The Bank of England (BOE) kept interest rates steady at 0.75%, citing signs that Britain's economy had picked up since December's election.
But the central bank dealt a blow to Boris Johnson's government by further downgrading its view of the underlying prospects for the economy to their lowest level since the second world war.
The UK's output is now expected to rise only by only 0.8% this year compared with the prediction of 1.2% the Bank made in November.
The Bank of England is waiting for the Budget in March"
GDP growth next year has also been revised downwards to 1.4% from 1.8%, while in 2022 growth of only 1.7% is expected, compared with 2% previously.
The verdict has potential to embarrass the chancellor, Sajid Javid, who earlier this month told the Financial Times he would target economic growth of between 2.7-2.8%.
"Productivity growth might pick up a little from current rates, but was expected to remain subdued. That reflected how persistently weak productivity growth had been since the financial crisis, the consequences of the recent weakness in investment and the adjustments necessitated by Brexit," the Bank added.
Financial markets had seen a 50% chance of a cut, but the monetary policy committee (MPC) split once again 7-2 in favour of keeping the bank rate at 0.75% with external members Michael Saunders and Jonathan Haskel voting to lower rates.
This was Mark Carney's final rate-setting meeting before he stands down from Threadneedle Street in March. Carney will be replaced as governor by the head of the Financial Conduct Authority, Andrew Bailey.
Robert Alster, head of Investment Services at Close Brothers Asset Management said: "The economy towards the end of 2019 looked weak enough to make an interest rate cut look necessary, but early indicators in 2020 have allowed the MPC to demur. Business confidence is up in light of the decisive election result in December, and consumer sentiment shows signs of recovery.
"The March Budget will be key. We'll likely see promises of impressive fiscal stimulus, and the Bank will have a close eye on the data to see how businesses act in anticipation of life after the transition period."
Nigel Green, founder and CEO of deVere Group, said: "As the market had widely expected, the Bank of England voted to maintain the interest rate at 0.75%.
"The decision was made, we can assume, because the underlying economic data is ambiguous rather than compelling, and we have yet to see how much fiscal expansion the government is set to do. The announcement has caused the pound to strengthen and FTSE 100, the UK's leading stock index, to take a mild hit because of the translation effect of a stronger sterling on overseas earnings.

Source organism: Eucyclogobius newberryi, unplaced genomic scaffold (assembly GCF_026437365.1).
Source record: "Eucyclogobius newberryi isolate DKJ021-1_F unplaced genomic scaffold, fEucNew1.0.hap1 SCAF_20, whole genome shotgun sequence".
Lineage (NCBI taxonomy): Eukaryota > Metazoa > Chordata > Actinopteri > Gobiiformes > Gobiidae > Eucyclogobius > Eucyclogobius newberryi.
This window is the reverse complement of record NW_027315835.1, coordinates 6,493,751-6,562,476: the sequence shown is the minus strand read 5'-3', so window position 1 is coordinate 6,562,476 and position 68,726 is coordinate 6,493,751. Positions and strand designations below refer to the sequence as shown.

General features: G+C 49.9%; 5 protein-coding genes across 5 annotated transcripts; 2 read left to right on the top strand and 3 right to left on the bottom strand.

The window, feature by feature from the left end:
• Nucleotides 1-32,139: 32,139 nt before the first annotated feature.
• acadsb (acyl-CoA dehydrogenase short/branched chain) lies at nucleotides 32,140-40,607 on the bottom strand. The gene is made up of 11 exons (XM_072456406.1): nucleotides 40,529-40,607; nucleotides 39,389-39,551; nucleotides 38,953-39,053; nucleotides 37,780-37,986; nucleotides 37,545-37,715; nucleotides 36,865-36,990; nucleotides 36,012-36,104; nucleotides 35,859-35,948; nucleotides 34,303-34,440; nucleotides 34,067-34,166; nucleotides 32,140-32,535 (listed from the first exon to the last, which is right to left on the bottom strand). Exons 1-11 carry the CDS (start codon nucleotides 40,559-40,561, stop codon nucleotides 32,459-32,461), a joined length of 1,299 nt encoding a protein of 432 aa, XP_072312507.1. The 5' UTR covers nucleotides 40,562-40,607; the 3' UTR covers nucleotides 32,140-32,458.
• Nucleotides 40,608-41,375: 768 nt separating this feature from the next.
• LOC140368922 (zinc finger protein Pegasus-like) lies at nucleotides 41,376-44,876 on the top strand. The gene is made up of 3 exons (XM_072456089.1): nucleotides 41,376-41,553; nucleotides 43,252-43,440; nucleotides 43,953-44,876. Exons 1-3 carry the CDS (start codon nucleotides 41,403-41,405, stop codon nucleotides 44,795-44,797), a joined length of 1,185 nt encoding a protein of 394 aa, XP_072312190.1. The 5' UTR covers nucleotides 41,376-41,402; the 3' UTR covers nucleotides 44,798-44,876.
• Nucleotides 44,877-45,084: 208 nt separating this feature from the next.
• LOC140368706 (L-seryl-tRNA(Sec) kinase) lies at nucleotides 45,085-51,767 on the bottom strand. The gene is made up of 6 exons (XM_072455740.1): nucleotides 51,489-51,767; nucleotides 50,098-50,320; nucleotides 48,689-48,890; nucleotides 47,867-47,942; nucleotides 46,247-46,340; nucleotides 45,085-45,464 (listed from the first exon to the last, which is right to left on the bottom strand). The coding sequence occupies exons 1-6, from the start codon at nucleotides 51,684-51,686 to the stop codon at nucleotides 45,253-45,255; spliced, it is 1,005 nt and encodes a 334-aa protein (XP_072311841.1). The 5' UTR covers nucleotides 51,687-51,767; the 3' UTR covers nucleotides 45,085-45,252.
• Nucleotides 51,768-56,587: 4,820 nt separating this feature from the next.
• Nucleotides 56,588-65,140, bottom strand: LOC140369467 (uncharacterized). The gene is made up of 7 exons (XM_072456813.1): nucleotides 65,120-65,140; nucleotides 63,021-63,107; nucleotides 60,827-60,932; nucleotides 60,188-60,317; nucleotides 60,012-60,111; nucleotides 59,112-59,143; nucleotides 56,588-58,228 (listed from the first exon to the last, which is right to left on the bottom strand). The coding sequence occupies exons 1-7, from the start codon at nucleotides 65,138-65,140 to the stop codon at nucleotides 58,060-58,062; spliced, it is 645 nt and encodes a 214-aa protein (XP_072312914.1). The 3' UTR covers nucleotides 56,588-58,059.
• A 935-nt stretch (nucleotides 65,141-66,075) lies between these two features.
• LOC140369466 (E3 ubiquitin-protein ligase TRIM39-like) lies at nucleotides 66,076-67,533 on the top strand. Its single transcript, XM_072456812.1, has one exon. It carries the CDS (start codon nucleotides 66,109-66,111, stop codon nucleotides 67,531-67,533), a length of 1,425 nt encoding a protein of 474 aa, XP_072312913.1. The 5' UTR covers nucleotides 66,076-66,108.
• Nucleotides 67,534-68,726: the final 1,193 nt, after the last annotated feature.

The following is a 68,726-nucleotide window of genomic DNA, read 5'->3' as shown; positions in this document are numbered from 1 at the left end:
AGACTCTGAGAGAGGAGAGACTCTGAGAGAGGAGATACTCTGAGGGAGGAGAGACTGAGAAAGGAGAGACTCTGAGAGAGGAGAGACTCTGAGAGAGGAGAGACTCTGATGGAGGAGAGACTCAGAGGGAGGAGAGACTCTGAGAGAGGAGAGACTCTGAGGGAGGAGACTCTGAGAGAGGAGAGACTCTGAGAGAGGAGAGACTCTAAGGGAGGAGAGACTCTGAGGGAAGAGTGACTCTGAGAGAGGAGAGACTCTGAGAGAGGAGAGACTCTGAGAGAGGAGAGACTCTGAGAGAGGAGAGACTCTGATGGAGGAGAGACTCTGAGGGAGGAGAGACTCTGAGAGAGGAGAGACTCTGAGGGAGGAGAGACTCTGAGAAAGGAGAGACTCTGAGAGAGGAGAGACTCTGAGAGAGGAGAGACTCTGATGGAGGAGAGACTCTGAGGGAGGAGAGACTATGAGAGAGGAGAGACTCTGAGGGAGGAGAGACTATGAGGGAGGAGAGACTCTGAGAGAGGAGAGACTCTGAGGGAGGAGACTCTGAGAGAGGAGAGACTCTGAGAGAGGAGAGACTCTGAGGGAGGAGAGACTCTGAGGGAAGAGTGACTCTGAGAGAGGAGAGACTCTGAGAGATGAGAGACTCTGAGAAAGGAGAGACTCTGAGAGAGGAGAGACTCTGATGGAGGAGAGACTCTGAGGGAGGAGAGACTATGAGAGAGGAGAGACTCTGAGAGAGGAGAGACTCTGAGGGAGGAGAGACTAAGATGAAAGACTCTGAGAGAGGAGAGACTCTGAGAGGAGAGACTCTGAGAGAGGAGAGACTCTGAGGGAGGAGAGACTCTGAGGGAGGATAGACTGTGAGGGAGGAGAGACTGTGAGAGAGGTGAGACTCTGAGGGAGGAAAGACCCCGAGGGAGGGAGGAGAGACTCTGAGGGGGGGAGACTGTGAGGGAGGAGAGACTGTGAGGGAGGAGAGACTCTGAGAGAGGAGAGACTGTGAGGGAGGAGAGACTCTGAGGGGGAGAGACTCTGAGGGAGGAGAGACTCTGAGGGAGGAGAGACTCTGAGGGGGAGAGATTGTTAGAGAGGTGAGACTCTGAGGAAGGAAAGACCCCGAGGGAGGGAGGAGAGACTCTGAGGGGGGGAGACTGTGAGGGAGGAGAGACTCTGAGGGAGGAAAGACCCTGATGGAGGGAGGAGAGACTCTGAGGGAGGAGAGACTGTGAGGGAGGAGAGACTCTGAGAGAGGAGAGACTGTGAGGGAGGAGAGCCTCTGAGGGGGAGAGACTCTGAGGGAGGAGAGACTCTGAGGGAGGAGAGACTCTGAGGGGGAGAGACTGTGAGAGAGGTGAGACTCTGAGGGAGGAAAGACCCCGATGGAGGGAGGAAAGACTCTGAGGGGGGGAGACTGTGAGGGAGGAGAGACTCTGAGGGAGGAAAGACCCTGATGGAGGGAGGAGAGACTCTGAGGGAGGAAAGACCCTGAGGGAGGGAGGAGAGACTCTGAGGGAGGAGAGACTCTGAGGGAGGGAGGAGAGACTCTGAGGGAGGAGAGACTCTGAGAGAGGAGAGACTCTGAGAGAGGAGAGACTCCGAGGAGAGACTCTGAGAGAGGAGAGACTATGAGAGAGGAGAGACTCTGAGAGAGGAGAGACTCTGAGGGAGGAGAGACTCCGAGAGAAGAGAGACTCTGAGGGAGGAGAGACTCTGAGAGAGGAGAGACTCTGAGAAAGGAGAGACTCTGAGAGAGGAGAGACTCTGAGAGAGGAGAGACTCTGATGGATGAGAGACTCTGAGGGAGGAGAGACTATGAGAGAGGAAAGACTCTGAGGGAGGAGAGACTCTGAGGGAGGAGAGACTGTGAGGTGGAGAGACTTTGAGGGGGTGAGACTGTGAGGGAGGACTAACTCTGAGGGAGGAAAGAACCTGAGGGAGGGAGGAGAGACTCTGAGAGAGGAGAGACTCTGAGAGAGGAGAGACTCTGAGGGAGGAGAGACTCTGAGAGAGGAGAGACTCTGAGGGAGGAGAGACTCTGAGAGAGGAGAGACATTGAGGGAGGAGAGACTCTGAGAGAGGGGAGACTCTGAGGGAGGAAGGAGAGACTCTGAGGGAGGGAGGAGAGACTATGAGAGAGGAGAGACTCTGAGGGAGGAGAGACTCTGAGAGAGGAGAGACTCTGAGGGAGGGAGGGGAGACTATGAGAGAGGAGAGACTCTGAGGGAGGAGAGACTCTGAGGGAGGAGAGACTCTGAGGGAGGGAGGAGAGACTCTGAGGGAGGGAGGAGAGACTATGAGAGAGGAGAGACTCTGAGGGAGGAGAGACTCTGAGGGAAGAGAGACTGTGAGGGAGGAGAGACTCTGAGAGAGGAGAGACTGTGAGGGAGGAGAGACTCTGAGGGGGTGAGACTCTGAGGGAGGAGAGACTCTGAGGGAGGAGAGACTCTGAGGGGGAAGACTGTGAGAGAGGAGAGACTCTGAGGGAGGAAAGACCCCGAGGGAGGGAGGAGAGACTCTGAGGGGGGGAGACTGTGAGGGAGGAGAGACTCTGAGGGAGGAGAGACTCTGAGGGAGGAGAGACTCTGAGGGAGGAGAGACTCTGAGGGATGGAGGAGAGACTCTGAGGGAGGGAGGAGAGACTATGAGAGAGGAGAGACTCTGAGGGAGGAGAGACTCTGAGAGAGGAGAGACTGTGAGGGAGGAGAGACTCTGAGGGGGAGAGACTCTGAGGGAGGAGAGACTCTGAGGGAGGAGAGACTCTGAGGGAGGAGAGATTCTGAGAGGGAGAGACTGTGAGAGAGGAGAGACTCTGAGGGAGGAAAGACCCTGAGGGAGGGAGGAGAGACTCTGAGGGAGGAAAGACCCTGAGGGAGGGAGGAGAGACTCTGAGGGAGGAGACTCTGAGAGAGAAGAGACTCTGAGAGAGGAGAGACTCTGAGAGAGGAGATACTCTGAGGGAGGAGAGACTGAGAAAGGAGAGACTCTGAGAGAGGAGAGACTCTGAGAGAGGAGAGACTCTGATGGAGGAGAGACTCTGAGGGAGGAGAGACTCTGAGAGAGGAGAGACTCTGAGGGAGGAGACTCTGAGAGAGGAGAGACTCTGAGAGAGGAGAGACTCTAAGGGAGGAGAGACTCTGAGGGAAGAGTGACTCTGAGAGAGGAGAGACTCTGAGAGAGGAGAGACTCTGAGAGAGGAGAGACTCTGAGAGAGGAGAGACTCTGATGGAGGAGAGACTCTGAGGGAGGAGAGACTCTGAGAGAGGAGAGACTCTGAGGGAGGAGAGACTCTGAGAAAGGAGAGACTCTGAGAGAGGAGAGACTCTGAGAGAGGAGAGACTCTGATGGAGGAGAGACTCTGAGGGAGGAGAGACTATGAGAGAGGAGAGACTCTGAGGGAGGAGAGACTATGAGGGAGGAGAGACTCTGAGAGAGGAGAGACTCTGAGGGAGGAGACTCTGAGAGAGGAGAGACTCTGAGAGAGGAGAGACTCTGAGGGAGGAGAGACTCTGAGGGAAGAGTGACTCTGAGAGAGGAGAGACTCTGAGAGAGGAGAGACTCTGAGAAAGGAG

"However, within 24 hours of the Bank of England's announcement, any market impact will likely be forgotten. As such, investors should sit tight."
He continues: "The Bank of England is waiting for the Budget in March. The Chancellor Sajid Javid is promising an ‘infrastructure revolution' - which will take years to heat up the economy as spending on that is slow to come through. But there could be more immediate fiscal sweeties, leading to inflation fears, such as tax cuts and increased current spending on public services, including health, defence and police.
"An expansionary fiscal policy carries with it greater uncertainty over inflation and growth. The BoE will want to keep their powder dry to address this."
Green goes on to add: "For investors, and particularly those interested in sterling, it will be the Bank of England's response to a potentially expansionary fiscal policy that is the story of 2020. And for this, they have to sit tight until March."
CJ Cowan, assistant portfolio manager at Quilter Investors noted: "Speculation of an impending downward adjustment in rates gathered steam in the first few weeks of the year following comments from two Monetary Policy Committee members that they would consider voting for a cut if economic data did not improve. Coupled with two members already voting for a cut since November, this made the committee voting maths look particularly tight, although this ended up not being the case.
"Interest rate markets rapidly moved to price a 70% chance of immediate action from the BoE, although this was dialled back to around 50% going into today's meeting. Indeed the UK's economic fortunes weakened during 2019 and hard economic data reported throughout January was poor. Notably, inflation was softer than expected and considerably below the BoE's 2% target while monthly GDP in November also signalled contraction of the economy.
"Recent survey data showed some degree of a post-election rebound so a majority of economists thought the MPC would hold on and see if this sentiment boost would be sustained and feed through into the hard data.
"They were proven right in Mark Carney's final MPC meeting as Governor, although this piles some pressure onto incoming Governor Andrew Bailey, who may be compelled to cut at one of his first few meetings.
"With an economy growing below potential and inflation well below target it is likely just a matter of time before the Bank reduces rates as the tentative bounce in sentiment may prove to be temporary given the uncertainty that still remains around the UK's future relationship with the EU and its other trading partners."